As HS0ZCW, I run pile ups of 8 to 10 callers at once, often more, any day I
am on the air and prop. is good. Altho HS is not really rare, I have a
huge sig into EU and the ops there will call me out of boredom and the
challenge to get through. So I have run pile ups about two per week for
over five years. I have also run from when 9N was really rare and from
VU4, XW, and A5. All single op, no team.
In contests with " no split" the nearly manditory practice, go to call by
numbers* in desperation on one freq.
Small pile up............ Try to use only one freq of the band. As the
callers increase, call by numbers as per noted below,* but usually this is
needed only for a short time, even if the opening is two hours or less.
Medium pile up............ Go to split if it becomes obvious ops are still
calling when you are answering (I know that will happen in split, too, but
less problem). As the group of callers increases, call by numbers as noted
Huge pile up......... Split with a range of listening frequencies.
Definitely call by numbers as per noted below.*
*How to call by numbers......Call for one zero, work a Zero. Call next for
a One, work one One. Call next for a Two, work one Two. Call for a Three,
work one Three. Keep this pattern strickly, the pile up gets it, and
things go wonderfully well because the pattern leaves no doubt when and
what I will call and it reduces callers' frustration because they get to
call to me every 9 stations worked. Some DX ops will work an UNDETERMINED
number of Threes, for example, so Sevens either go crazy waiting (and may
start intentional QRM) or they go have lunch only to come back to hear the
DX now calling for Eights! Instead, this method of calling by numbers
eliminates shorting any one geographic area, usually, and a few ANNOUNCED
breaks for calling directional CQs can compensate for under served
geographical areas anyway.
Personally, I try to avoid calling for only one geographic region except in
cases where, for example, EU is strong and NA is definitely readable but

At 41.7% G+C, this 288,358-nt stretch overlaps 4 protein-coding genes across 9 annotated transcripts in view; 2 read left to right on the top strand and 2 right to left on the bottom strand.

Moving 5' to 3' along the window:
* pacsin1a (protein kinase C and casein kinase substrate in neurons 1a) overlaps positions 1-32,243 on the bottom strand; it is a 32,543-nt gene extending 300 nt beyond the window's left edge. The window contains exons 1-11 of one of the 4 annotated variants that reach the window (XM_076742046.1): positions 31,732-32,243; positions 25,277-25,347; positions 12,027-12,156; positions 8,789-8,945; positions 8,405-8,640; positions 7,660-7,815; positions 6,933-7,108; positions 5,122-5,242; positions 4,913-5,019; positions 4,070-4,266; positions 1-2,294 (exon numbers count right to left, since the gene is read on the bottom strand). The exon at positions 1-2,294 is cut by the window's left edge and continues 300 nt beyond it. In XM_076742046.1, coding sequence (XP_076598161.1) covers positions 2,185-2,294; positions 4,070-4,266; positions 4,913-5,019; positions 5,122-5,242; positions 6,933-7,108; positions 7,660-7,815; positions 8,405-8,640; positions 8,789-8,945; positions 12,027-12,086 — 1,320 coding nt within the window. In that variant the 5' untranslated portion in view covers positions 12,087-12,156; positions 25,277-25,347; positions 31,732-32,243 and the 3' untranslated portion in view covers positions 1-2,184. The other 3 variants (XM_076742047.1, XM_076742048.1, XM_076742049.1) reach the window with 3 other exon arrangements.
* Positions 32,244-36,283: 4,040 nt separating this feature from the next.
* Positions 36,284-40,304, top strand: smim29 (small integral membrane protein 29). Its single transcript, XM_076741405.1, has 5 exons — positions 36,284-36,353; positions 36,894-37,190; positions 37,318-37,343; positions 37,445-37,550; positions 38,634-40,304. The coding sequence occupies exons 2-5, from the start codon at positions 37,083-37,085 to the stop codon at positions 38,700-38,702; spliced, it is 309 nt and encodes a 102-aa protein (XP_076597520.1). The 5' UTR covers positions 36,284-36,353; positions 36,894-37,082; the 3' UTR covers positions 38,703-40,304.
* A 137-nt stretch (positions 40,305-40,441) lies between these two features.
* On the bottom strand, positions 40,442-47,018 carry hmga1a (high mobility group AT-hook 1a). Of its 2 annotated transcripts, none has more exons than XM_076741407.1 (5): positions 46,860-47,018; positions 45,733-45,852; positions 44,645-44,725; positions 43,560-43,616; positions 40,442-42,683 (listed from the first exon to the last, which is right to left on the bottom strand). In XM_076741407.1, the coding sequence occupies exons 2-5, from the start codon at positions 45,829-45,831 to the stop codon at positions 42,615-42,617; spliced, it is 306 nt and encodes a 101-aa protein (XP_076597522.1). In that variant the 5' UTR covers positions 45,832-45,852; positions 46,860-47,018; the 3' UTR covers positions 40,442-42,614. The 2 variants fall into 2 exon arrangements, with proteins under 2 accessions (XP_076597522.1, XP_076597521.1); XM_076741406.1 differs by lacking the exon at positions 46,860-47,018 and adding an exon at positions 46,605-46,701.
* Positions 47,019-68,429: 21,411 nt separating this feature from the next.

lower so I call for "NA only" for 5 or 10 min. at a time, time announced.
I try not to forget to call for "the rest of the world" or for "not EU"
about every 15 minutes for a few minutes, if productive.
Someone calling out of turn or wrong region, I will work anyway if he is
much stronger than others because it is easier to work one loud "wrong
caller" that to try to explain to him why he should stand by (usually it is
a problem with language anyway).
When I am calling... pet pieve is when a DX is calling
directional/regional...but not mine... and he is super loud to me, he never
asks for "Asia only" and definitely never for "S.E. Asia only," Then, I
just call him until either he gets tired of tuning away from my loud sig
and works me or, worst he calls me and chides me for calling out of turn
and clearly does not log me, grrrrrr.
For me, over all pile up management is to be clear about my op method by
telling what I am doing and sticking to that. I believe that accuracy,
politeness, and clarity over-shadows rapidity. I try to repeat the
caller's call sign twice, once to acknowledge him and once when giving him
sig report. Callers love their call signs and love hearing it to be more
sure of a "good contact" and reduce "insurance contacts."
I will NEVER punish any op for his infractions or threaten NIL regardless
of what they do because compassion over-shadows everything else.
My seventy-five cents. 73, HS0ZCW
On Mon, Dec 3, 2012 at 9:48 PM, Scott Robbins <email@example.com> wrote:
> >Just returned from West Africa Toivo.Your approach works there as well.
> >only difference was, I had to ID every 6 or 7 QSO when pileup was really
> >heavy.There are other methods of pileup management such as turning output
> >power down, increase CW speed and split as the last resort. But most
> >important the operator should be able to sustain rate of 200 + QSO per
> >hour. If DX op is slow it irritates everybody and attracts CL? much too
> >73, Igor UA9CDC
> Also on pileup management - turn the IF SHIFT or PBT control on your rig
> on top of the pile way off to the side of the BW filter. Once you have an
> effective filter BW of something close to zero you'll hear one or two
> stations at a time even if the pileup is at blizzard level and don't have
> to resort to the RIT. I've employed this many times, including last
> weekend's CQ WW CW @PJ4D.
> Scott Robbins
> CQ-Contest mailing list
CQ-Contest mailing list